Another daughter of John Howell and Susan Pearman was named Lena Lucy Howell (1857-1936). She was married to another Pamunkey named John Solomon Wynn b. 1855. Lena Howell and John Wynn had a daughter named Kate Wynn (1887-1969) who married outside of the tribe to a white man named Otho Floyd Gray.

Lena Lucy Howell
Lena Lucy Howell (1857-1936) was the daughter of John Howell and Susan Pearman. She was married to John Solomon Wynn.  Source: Robert Gray
Kate Wynn
Kate Wynn (1887-1969) was the daughter of John Solomon Wynn and Lena Lucy Howell. She is shown with her husband Otho Floyd Gray and her son Luther Gordon Gray.  Source: Robert Gray

 

Another child of John Howell and Susan Pearman was Michael Howell b. 1869. I found the most obscure reference to Michael Howell in an online book that contained portions of a transcribed diary. The diary was written by a white woman who lived in the Richmond, VA area in the late 1800s. The woman was lamenting over the fact that her Pamunkey Indian house servant girl was leaving to marry another Pamunkey named Michael Howell. Unfortunately I did not bookmark this reference and I have been unable to locate it again. I will update this blogpost when I am able to locate this source again.

In 2015, the Pamunkey Tribe became the first tribe in Virginia to receive federal recognition from the Bureau of Indian Affairs. In support of their recognition application, the tribe submitted hundreds of pages of documentation to prove their identity and status as a sovereign indigenous nation. Included in these records was interesting information about a member of the Pamunkey Howell family. We learn that John C. Howell (“J.C. Howell”) who lived outside of the reservation in New Kent County, did not want a school built for Pamunkey children in New Kent in 1870, to have a “colored” teacher. John C. Howell (b. 1849) was the son of John Howell and Susan Pearman. For Howell it was important that the Pamunkeys keep their distance from “colored” people in order to maintain their status as “Indian” in the eyes of their white neighbors.

BIA Pamunkey 1
An excerpt from the Preliminary Positive Decision that the Bureau of Indians Affairs provided for the Pamunkey tribe. Source: https://www.bia.gov/cs/groups/xofa/documents/text/idc1-024801.pdf (page 42)
BIA Pamunkey 2
Continuation of the excerpt from the Bureau of Indian Affairs Preliminary Positive Decision for the Pamunkey Tribe Source: https://www.bia.gov/cs/groups/xofa/documents/text/idc1-024801.pdf (Page 43)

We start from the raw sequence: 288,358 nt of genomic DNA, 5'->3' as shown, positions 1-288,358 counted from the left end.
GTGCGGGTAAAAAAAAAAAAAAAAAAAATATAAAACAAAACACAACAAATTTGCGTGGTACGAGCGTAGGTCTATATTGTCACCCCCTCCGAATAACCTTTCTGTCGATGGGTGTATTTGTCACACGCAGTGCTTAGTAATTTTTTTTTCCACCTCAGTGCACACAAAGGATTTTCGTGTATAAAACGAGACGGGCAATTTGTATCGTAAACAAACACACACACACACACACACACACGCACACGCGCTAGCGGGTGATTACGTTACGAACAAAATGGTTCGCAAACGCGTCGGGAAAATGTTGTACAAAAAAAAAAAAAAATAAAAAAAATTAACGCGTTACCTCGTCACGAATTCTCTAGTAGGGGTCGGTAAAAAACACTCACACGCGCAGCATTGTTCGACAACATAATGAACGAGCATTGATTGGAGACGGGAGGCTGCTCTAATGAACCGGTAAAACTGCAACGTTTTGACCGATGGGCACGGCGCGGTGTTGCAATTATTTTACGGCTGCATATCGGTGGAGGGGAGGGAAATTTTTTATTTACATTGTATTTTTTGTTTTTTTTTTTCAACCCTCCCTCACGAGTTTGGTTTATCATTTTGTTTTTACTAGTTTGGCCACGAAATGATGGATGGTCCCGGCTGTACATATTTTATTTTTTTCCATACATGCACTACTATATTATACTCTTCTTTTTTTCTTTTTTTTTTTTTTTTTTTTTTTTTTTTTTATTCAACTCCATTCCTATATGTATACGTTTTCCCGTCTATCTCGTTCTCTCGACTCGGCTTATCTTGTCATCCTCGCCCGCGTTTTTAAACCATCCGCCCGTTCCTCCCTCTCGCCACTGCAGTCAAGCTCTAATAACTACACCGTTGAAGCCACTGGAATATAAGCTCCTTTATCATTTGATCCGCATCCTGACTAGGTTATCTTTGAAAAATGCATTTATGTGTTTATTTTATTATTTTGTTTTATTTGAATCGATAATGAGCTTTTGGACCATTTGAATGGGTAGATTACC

The Pamunkey’s tribe attempt to keep a clear racial distinction between themselves and “colored” people was complicated by Virginia’s Racial Integrity Act of 1924.  I previously wrote a blogpost about Walter Plecker (1861-1947) who was the Registrar of Vital Statistics in Virginia from 1912 – 1946. He was a proponent of white supremacy, racial segregation and eugenics and believed that only two races of people existed in Virginia: “White” and “Negro”. In his view, Indian peoples no longer lived in Virginia and “Negro” people simply identified as “Indian” as a racial stepping stone towards whiteness. Plecker’s racial policies were in direct conflict with the Indian identity of the Pamunkey and other tribal peoples who still lived in Virginia. In order to combat people from self identifying as “Indian” on vital records, Plecker sent out a list to the heads of vital statistics in counties across the state. On his list, Plecker identified surnames by county, of families whom he felt were trying to “pass” as “Indian” and “White”. The Pamunkey Howell family made the Plecker list:

Plecker letter 2
Walter Plecker’s 1943 Letter to the Registrars of Vital Statics across Virginia counties, included a list of surnames of families that Plecker determined should be categorized as “Indian”. Unsurprisingly, many of the surnames listed here make up the families of Virginia’s Native American tribes. Source: http://www2.vcdh.virginia.edu/lewisandclark/students/projects/monacans/Contemporary_Monacans/letterscan.html

The fallout from Plecker’s policies, meant that there were some Pamunkey Howells who did “pass” for white instead of suffering the social disadvantages of being identified as “Negro”. Some families in order to avoid being pinned between two racial categories that they did not identify with, simply left the state. The racial identity of one Pamunkey Howell named Herbert Clayton Howell (1916-1979) is an interesting example. Herbert Howell was identified as “white” in the 1920, 1930, and 1940 censuses and identified as “white” in his World War II draft and enlistment records, thus it appeared that he had successfully “passed” for white. However it was his marriage to a white woman, that eventually “outed” his identity as a person of color. On 28 March 1845, just 5 years into their marriage, Herbert Howell and his wife Margaret Shadoan received an annulment. The reason for the annulment is stated clearly on the record: “Defendant was a person of the negro race.”

43071_162028006071_0327-00235
Margaret Shadoan received an annulment from her marriage to Herbert Clayton Howell. The stated reason: “Defendant is a person of the negro race.” Source: Virginia, Divorce Records, 1918-2014
43006_172028004422_0335-00264
Herbet Clayton Howell’s death record from 1979, lists his race as “American Indian”. He died after Virginia’s Racial Integrity Act was overturned, so it became legal again to self identify as Indian. Source: Virginia, Death Records, 1912-2014

Final Thoughts